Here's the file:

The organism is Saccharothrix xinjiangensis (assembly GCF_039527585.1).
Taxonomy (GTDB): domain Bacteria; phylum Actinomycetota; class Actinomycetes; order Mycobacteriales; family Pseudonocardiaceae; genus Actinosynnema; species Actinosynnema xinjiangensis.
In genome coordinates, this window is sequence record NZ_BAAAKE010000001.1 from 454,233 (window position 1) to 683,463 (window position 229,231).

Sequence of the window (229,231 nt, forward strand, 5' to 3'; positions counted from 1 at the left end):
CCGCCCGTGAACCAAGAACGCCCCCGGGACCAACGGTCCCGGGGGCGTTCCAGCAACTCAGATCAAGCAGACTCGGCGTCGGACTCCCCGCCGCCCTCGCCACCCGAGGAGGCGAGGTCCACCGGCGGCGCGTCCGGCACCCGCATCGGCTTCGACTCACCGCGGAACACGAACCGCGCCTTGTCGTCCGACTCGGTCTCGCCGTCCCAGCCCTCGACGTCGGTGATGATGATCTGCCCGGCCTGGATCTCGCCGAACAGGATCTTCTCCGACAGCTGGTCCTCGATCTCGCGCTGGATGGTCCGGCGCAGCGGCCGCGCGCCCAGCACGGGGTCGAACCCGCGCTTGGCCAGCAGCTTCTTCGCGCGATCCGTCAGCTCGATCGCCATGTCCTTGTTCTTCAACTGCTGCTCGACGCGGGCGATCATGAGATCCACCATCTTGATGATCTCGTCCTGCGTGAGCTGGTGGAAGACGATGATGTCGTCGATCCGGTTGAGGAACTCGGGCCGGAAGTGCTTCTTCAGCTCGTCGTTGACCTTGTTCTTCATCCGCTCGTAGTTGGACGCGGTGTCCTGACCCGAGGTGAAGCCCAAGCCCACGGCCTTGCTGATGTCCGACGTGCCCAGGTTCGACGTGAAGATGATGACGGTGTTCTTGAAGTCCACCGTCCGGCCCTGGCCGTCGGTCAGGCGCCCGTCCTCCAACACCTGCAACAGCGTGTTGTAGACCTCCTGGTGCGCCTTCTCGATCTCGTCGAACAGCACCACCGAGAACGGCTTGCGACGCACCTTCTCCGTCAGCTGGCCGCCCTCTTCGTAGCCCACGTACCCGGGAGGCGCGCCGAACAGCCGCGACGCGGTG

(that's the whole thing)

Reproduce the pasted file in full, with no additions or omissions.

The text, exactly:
The organism is Saccharothrix xinjiangensis (assembly GCF_039527585.1).
Taxonomy (GTDB): domain Bacteria; phylum Actinomycetota; class Actinomycetes; order Mycobacteriales; family Pseudonocardiaceae; genus Actinosynnema; species Actinosynnema xinjiangensis.
In genome coordinates, this window is sequence record NZ_BAAAKE010000001.1 from 454,233 (window position 1) to 683,463 (window position 229,231).

Sequence of the window (229,231 nt, forward strand, 5' to 3'; positions counted from 1 at the left end):
CCGCCCGTGAACCAAGAACGCCCCCGGGACCAACGGTCCCGGGGGCGTTCCAGCAACTCAGATCAAGCAGACTCGGCGTCGGACTCCCCGCCGCCCTCGCCACCCGAGGAGGCGAGGTCCACCGGCGGCGCGTCCGGCACCCGCATCGGCTTCGACTCACCGCGGAACACGAACCGCGCCTTGTCGTCCGACTCGGTCTCGCCGTCCCAGCCCTCGACGTCGGTGATGATGATCTGCCCGGCCTGGATCTCGCCGAACAGGATCTTCTCCGACAGCTGGTCCTCGATCTCGCGCTGGATGGTCCGGCGCAGCGGCCGCGCGCCCAGCACGGGGTCGAACCCGCGCTTGGCCAGCAGCTTCTTCGCGCGATCCGTCAGCTCGATCGCCATGTCCTTGTTCTTCAACTGCTGCTCGACGCGGGCGATCATGAGATCCACCATCTTGATGATCTCGTCCTGCGTGAGCTGGTGGAAGACGATGATGTCGTCGATCCGGTTGAGGAACTCGGGCCGGAAGTGCTTCTTCAGCTCGTCGTTGACCTTGTTCTTCATCCGCTCGTAGTTGGACGCGGTGTCCTGACCCGAGGTGAAGCCCAAGCCCACGGCCTTGCTGATGTCCGACGTGCCCAGGTTCGACGTGAAGATGATGACGGTGTTCTTGAAGTCCACCGTCCGGCCCTGGCCGTCGGTCAGGCGCCCGTCCTCCAACACCTGCAACAGCGTGTTGTAGACCTCCTGGTGCGCCTTCTCGATCTCGTCGAACAGCACCACCGAGAACGGCTTGCGACGCACCTTCTCCGTCAGCTGGCCGCCCTCTTCGTAGCCCACGTACCCGGGAGGCGCGCCGAACAGCCGCGACGCGGTG